Last Reviewed on June 19, 2019, by eNotes Editorial. Word Count: 329
A Summer Tragedy is the story of Jeff and Jennie, an elderly couple who plan to drive their car off a cliff and end their lives, as they see no option of living a comfortable life. The story that leads to their decision reveals the host of medical problems they suffer and that are common to elderly people, including vision loss, arthritis, strokes, and memory loss with its accompanying fears. Over time, these problems cause many elderly people to lose their ability to take care of themselves and live independent lives. As they age, elderly couples wading through these medical problems together tend to become increasingly dependent on each other. Such is the case with Jeff and Jennie.
Jeff and Jennie decide to end their lives together not only because they see no hope of surviving comfortably, but because they see no hope of surviving alone. The characters take care of each other for as long as they can, attempting to help each other manage their challenges. When their quality of life deteriorates (and they know it will continue to deteriorate), they know it is time to carry out their death pact. Though they depend on each other, both characters resist being dependent as a rule; they are proud of their ability to care for themselves and manage their lives without help. Their pact results from the mutual decision that they will not accept living in a state where they are unable to take care of themselves. As poor sharecroppers, they worked the farm to get by, but they did little more than that. When they were unable to work, they saw no future for themselves; with age and ailing health, they lost their independence. We have to wonder how many elderly people face the same challenges and fears as Jeff and Jennie—especially elderly people living in poverty. For many, the loss of independence and the loss of pride that comes with it seems too difficult to bear.
Last Updated on May 6, 2015, by eNotes Editorial. Word Count: 483
In simple and straightforward language, such as his characters would use in their thought and conversation, Arna Bontemps tells a deceptively unassuming story about the last day in the life of an elderly couple. Only the literary and quasi-philosophical word “tragedy” in the title signals an alert reader that something portentous might be coming. That word places the story’s protagonist in the company of characters such as Aeschylus’s Agamemnon, William Shakespeare’s King Lear, and Arthur Miller’s Willy Loman, men who in old age take fatal action with more or less awareness of what they are doing, and more or less wisdom about the inevitability of human suffering.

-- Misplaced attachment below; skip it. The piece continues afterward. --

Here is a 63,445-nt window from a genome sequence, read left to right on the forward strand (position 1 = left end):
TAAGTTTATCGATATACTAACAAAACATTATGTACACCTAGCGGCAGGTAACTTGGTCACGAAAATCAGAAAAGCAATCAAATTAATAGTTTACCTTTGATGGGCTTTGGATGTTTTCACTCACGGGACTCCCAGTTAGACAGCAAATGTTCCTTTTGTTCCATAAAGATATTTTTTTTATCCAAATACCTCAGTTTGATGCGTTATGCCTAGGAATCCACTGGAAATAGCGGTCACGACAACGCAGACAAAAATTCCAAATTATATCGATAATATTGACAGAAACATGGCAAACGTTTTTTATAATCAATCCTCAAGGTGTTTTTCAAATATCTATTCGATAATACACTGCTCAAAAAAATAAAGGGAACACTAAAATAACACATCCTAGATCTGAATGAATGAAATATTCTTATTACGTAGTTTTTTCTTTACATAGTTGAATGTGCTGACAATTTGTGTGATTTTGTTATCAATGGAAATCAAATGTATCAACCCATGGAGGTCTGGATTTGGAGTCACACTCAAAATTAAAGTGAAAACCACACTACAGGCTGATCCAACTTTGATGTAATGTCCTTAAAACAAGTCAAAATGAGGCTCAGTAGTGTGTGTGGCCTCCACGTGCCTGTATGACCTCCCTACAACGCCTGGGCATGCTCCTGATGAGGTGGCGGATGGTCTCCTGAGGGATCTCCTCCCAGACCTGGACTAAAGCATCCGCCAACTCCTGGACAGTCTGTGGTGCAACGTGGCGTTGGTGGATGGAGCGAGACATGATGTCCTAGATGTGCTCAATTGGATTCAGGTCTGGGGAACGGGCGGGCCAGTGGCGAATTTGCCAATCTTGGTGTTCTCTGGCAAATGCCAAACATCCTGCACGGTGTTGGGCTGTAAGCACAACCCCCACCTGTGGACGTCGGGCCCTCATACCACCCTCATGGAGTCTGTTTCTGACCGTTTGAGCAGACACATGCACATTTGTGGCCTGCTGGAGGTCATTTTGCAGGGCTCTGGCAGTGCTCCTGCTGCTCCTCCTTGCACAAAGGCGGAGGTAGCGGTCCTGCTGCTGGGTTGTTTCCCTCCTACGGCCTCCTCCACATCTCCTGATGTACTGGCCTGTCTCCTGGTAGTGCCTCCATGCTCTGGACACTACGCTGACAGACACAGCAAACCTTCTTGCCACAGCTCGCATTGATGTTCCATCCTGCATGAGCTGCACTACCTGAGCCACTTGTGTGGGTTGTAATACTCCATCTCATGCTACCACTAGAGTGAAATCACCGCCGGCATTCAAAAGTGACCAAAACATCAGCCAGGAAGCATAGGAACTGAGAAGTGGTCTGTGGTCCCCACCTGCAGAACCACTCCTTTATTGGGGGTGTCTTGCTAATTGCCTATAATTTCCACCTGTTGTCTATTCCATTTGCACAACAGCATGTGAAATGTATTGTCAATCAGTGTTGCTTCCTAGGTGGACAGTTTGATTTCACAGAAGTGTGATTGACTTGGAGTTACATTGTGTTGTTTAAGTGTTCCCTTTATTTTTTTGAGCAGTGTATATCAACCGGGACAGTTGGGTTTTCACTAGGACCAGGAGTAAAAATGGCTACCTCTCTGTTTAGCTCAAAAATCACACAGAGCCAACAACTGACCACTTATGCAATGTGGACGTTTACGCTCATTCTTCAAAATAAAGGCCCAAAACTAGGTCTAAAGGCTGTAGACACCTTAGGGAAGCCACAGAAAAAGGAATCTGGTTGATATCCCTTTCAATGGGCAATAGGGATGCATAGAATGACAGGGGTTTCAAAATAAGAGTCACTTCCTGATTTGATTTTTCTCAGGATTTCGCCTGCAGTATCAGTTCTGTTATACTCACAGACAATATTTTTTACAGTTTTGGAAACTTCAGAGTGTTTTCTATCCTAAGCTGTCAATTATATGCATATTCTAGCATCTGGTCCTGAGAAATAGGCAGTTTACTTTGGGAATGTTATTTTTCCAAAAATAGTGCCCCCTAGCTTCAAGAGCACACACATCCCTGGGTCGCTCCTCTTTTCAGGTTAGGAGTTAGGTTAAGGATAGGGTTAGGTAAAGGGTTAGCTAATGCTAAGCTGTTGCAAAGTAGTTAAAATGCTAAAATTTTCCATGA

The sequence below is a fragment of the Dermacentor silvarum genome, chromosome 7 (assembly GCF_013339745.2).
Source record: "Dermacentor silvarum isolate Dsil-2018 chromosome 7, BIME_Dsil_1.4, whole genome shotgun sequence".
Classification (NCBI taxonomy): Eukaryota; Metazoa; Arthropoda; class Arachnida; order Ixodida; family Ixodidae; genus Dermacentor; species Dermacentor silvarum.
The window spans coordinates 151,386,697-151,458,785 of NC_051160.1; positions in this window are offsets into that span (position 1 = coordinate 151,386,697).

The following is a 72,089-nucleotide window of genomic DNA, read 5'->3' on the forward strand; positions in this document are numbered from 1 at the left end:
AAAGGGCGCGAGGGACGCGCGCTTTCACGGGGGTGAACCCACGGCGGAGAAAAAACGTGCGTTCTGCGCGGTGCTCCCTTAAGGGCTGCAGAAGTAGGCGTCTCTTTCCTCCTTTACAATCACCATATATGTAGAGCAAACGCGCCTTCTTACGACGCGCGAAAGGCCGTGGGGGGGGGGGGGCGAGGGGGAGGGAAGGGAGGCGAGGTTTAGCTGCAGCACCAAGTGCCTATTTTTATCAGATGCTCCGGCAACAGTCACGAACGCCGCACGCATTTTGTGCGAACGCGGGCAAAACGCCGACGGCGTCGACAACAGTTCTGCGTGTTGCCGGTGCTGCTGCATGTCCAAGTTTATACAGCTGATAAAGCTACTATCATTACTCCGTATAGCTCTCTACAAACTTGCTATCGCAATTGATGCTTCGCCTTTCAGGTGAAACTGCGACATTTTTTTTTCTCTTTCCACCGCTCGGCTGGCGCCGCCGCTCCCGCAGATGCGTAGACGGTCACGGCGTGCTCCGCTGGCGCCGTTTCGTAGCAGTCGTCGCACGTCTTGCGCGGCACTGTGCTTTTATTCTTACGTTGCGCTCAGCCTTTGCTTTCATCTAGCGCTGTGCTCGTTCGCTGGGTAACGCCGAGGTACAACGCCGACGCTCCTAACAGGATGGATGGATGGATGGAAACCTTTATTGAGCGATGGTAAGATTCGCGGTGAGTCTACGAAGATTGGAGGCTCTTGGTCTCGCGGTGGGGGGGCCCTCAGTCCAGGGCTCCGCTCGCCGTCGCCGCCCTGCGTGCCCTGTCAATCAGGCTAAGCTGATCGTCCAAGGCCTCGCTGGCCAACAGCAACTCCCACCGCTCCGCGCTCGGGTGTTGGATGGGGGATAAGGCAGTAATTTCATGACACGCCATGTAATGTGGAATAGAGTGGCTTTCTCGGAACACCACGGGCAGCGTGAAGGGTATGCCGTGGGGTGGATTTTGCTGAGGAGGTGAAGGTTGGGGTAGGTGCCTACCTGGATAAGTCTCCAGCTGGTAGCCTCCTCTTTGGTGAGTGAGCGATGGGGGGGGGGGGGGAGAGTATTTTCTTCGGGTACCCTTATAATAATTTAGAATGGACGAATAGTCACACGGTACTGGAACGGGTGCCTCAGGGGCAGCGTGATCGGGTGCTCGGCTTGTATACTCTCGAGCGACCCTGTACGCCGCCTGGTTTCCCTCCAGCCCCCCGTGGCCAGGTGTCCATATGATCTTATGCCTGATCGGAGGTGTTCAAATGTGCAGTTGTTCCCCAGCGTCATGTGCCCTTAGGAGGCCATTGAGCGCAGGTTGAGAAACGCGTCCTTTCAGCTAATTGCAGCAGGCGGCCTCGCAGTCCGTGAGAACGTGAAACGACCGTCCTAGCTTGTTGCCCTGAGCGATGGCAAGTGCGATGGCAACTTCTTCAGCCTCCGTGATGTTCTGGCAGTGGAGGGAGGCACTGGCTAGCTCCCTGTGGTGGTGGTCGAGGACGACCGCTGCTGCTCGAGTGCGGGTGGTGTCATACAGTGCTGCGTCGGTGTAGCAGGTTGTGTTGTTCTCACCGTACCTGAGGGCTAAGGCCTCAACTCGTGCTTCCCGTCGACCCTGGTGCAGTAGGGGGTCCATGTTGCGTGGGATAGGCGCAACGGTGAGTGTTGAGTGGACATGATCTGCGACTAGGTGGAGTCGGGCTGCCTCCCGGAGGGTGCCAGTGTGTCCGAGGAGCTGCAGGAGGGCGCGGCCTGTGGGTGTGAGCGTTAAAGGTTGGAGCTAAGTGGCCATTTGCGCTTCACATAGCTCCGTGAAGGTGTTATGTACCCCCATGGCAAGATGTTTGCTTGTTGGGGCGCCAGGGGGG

Within his first few sentences, however, Bontemps cues the reader not only to his characters’ age and health, but also to their social status, more like a Loman than like a king or conquering general. With a few early details and images, the author foreshadows their impending deaths: Jeff Patton is turning away from vanities, his coat is moth-eaten, his mouth twists “into a hideous toothless grimace” like a skull, his wife’s voice comes like an echo, and she has a “wasted, dead-leaf appearance.” Conversation, like life for this couple, is sparse, and therefore dialogue is used sparingly in the telling of their story, but when it comes, with a touch of the African American dialect of the Delta, the reader hears the direct, plain emotions of affection and fear that permeate the characterization and plot. The way the author establishes the decline and impending loss of life, paralleling the understated, ironic nobility of his characters, evokes the reader’s sympathy and acquiescence in a violent death.
Simplicity of language and detail also creates an unpretentious, realist style of storytelling that makes the reader feel like a neighbor watching this couple pass by. There is nothing unusual or unnatural in the setting; the world is presented just as the Pattons would see it. When Jeff’s or Jennie’s emotions are revealed, they seem normal to the situation. Their thoughts then seem appropriate to both the situation and emotions; and the story’s line of action follows convincingly from the characters’ inner motivation.
There is also a touch of naturalism in the style, as the characters are so driven by the socioeconomic system and the effects of time that the fate of such simple lives might appear to be determined by external forces beyond their control. On the other hand, the author deftly uses mythic motifs of cyclical vitality; the eros of the vegetation of the countryside and of Jeff’s love of the land, his wife, and life itself; the journey that the Pattons are taking; and even the donning of formal attire for a heroic task, to provide an epic dimension to his story, raising his characters above naturalistic victimhood into a conscious acceptance of suffering that glorifies them.
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